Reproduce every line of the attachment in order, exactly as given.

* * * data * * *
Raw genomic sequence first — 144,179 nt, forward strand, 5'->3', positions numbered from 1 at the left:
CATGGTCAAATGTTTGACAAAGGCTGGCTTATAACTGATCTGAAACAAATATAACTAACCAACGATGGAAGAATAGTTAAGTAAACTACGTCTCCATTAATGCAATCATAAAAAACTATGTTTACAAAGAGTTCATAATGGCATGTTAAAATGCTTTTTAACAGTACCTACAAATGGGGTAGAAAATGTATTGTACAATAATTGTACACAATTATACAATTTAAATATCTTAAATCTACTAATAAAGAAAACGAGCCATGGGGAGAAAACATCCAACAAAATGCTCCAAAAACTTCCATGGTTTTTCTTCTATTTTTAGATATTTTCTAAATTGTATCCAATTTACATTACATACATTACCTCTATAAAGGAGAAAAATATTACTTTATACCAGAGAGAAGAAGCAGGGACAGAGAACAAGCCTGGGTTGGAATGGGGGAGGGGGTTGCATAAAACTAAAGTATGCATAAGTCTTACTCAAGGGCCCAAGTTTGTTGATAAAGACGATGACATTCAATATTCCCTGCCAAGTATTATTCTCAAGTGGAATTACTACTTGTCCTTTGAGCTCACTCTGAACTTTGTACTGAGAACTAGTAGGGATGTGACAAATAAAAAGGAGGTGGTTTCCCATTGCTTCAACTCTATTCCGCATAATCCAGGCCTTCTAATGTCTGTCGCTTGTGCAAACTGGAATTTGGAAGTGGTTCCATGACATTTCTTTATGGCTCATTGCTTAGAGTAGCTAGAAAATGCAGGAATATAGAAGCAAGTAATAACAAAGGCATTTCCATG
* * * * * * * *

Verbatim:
Raw genomic sequence first — 144,179 nt, forward strand, 5'->3', positions numbered from 1 at the left:
CATGGTCAAATGTTTGACAAAGGCTGGCTTATAACTGATCTGAAACAAATATAACTAACCAACGATGGAAGAATAGTTAAGTAAACTACGTCTCCATTAATGCAATCATAAAAAACTATGTTTACAAAGAGTTCATAATGGCATGTTAAAATGCTTTTTAACAGTACCTACAAATGGGGTAGAAAATGTATTGTACAATAATTGTACACAATTATACAATTTAAATATCTTAAATCTACTAATAAAGAAAACGAGCCATGGGGAGAAAACATCCAACAAAATGCTCCAAAAACTTCCATGGTTTTTCTTCTATTTTTAGATATTTTCTAAATTGTATCCAATTTACATTACATACATTACCTCTATAAAGGAGAAAAATATTACTTTATACCAGAGAGAAGAAGCAGGGACAGAGAACAAGCCTGGGTTGGAATGGGGGAGGGGGTTGCATAAAACTAAAGTATGCATAAGTCTTACTCAAGGGCCCAAGTTTGTTGATAAAGACGATGACATTCAATATTCCCTGCCAAGTATTATTCTCAAGTGGAATTACTACTTGTCCTTTGAGCTCACTCTGAACTTTGTACTGAGAACTAGTAGGGATGTGACAAATAAAAAGGAGGTGGTTTCCCATTGCTTCAACTCTATTCCGCATAATCCAGGCCTTCTAATGTCTGTCGCTTGTGCAAACTGGAATTTGGAAGTGGTTCCATGACATTTCTTTATGGCTCATTGCTTAGAGTAGCTAGAAAATGCAGGAATATAGAAGCAAGTAATAACAAAGGCATTTCCATG